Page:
Many professional environmentalists, for whom Kyoto is a matter of religious fervor, are disarmed and dismayed. "There's really nothing new here," said Jeff Fielder, an analyst at the Natural Resources Defense Council in New York. Fielder is right in one respect. The Bush administration has been quietly signing bilateral agreements for technology sharing for years now. But Vientiane is, absolutely, a new comprehensive approach to climate, and the Greens don't want to acknowledge its clear validity. "I think this is aimed at complicating the Montreal talks," Fielder added, referring to the 11th annual conference on global warming four months from now.

I've been to four of these extravaganzas - huge wastes of money and time. I am looking forward to Montreal, though. With the future-fearing Europeans bypassed by growth-loving Americans, Australians and Asians, there's a whole new world opening Beyond Kyoto.



Effects of Elevated CO2 on Forest Leaf Damage Produced by Insect Herbivores

Increases in per capita consumption of foliage by insect herbivores in CO2-enriched air have periodically been observed in laboratory and greenhouse studies (Bezemer and Jones, 1998; Coviella and Trumble, 1999; Hunter, 2001), leading to periodic claims that earth's forests will suffer severely at the mandibles of ravenous hordes of leaf-chewing insects in the years and decades to come, unless, of course, something is done to stop the ongoing rise in the atmosphere's CO2 concentration. However, as Knepp et al. (2005) have recently pointed out, these observations do not necessarily imply there will be increased insect herbivory in native forest communities in a CO2-enriched world of the future, citing the findings of Hamilton et al. (2004) in support of this contention; and they go on to describe the results of a study they conducted in just such a community using free-air carbon dioxide enrichment (FACE) technology to further explore the subject.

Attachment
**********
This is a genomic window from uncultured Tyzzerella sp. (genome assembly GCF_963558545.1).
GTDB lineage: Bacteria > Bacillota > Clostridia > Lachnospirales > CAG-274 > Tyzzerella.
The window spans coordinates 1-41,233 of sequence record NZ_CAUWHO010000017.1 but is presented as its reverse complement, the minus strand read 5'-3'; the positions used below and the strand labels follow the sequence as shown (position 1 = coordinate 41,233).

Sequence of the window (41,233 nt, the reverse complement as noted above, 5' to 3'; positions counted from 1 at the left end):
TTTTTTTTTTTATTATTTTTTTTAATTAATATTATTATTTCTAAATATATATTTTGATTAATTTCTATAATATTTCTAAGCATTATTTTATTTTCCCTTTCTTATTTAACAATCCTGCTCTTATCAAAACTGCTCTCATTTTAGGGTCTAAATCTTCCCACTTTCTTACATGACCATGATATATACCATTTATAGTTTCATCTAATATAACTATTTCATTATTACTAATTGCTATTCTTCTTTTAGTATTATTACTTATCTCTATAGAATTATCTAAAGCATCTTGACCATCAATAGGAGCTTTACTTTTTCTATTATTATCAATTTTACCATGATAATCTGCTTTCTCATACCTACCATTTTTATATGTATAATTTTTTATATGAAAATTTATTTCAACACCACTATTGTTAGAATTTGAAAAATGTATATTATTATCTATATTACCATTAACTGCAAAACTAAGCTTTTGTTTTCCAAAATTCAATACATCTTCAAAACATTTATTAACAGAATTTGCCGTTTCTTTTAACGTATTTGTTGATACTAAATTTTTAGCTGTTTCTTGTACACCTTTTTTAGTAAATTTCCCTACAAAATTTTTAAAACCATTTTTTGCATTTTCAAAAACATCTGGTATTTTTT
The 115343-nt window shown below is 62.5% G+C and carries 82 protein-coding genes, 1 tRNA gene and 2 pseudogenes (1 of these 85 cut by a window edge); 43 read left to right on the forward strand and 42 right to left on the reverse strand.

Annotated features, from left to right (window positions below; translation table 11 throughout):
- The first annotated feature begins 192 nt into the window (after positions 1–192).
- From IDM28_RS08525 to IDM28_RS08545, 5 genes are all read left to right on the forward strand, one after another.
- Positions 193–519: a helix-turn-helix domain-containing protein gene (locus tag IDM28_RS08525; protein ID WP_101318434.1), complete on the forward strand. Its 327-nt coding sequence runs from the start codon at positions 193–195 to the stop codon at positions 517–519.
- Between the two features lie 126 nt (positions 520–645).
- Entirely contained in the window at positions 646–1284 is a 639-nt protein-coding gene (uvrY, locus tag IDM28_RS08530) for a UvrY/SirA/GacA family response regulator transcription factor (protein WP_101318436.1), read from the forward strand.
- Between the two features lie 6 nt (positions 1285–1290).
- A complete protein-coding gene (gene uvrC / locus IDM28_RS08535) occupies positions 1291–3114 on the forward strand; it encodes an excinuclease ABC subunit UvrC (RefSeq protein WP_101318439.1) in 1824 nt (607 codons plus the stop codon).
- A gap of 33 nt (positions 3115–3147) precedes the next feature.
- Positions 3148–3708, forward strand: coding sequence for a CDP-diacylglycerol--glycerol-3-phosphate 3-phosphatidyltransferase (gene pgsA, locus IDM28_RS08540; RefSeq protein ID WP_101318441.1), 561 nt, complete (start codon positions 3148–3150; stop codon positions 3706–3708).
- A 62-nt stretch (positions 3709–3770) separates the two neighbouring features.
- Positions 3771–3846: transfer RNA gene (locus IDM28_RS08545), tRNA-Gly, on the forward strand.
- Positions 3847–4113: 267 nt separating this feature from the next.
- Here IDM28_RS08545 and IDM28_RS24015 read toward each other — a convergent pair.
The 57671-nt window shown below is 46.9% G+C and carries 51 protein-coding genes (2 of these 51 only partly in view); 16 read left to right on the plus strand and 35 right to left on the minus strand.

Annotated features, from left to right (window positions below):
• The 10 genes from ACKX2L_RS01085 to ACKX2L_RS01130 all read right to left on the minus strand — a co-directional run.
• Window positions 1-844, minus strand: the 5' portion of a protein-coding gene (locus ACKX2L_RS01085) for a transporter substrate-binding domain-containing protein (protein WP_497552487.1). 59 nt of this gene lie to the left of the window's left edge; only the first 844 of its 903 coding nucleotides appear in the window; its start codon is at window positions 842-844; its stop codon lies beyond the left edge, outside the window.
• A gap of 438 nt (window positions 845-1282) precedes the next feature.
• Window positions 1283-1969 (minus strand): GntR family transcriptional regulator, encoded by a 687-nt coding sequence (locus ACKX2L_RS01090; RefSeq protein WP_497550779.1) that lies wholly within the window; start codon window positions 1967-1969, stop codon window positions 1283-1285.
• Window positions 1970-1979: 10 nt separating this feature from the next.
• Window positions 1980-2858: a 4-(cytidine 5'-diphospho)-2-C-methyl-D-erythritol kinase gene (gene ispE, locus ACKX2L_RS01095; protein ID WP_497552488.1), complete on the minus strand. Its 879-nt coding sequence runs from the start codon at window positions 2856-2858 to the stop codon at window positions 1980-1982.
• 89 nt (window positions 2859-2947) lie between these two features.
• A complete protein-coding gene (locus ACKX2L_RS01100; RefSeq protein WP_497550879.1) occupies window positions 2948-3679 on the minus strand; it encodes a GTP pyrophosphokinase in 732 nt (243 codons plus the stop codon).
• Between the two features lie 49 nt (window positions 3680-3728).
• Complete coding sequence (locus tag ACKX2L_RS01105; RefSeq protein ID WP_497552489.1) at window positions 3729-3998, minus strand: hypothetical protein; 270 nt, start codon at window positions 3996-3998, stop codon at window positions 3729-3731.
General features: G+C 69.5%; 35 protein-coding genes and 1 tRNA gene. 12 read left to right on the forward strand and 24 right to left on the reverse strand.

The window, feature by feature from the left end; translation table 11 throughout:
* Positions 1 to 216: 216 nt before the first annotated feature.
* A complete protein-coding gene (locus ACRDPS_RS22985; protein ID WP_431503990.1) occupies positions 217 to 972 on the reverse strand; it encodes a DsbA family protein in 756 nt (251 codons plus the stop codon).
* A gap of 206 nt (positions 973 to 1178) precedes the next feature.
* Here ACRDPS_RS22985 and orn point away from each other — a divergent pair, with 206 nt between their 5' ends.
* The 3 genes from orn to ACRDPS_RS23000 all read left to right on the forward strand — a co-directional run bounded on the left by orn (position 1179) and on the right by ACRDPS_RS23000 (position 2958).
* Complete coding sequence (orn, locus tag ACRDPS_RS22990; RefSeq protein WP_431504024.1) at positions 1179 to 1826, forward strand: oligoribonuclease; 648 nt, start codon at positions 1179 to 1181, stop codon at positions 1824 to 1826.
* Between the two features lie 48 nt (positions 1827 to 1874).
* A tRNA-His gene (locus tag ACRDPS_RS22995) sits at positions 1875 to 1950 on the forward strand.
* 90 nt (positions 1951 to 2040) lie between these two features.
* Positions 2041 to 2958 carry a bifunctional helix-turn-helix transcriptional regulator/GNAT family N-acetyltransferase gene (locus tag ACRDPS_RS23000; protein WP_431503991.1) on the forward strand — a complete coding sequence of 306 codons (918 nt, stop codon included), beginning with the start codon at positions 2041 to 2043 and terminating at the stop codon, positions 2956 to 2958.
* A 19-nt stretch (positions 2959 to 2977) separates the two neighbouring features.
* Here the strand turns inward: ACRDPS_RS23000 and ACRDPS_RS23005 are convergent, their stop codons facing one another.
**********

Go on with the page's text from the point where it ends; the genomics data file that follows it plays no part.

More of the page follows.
In the Knepp et al. study, leaf damage by chewing insects was quantified on saplings of twelve species of hardwood trees growing in the understory of a 17-year-old (in 2000) loblolly pine plantation in the Piedmont region of North Carolina, USA, where three 30-m-diameter FACE plots have been continuously enriched with an extra 200 ppm of CO2 and three identical control plots have been similarly exposed to ambient air since 1996. Leaf damage was measured on seven species - Acer rubrum L. (red maple), Cercis Canadensis L. (redbud), Liquidambar styraciflua L. (sweetgum), Prunus serotina Ehrh. (black cherry), Quercus alba L. (white oak), Quercus phellos L. (willow oak), and Ulmus alata Michx. (winged elm) - in 2001, 2002 and 2003, while five additional species - Acer barbatum Michx. (sugar maple), Liriodendron tulipifera L. (yellow poplar), Quercus rubra L. (red oak), Quercus velutina Lam. (black oak) and Robinia pseudo-acacia L. (black locust) - were included in 2001 and 2003.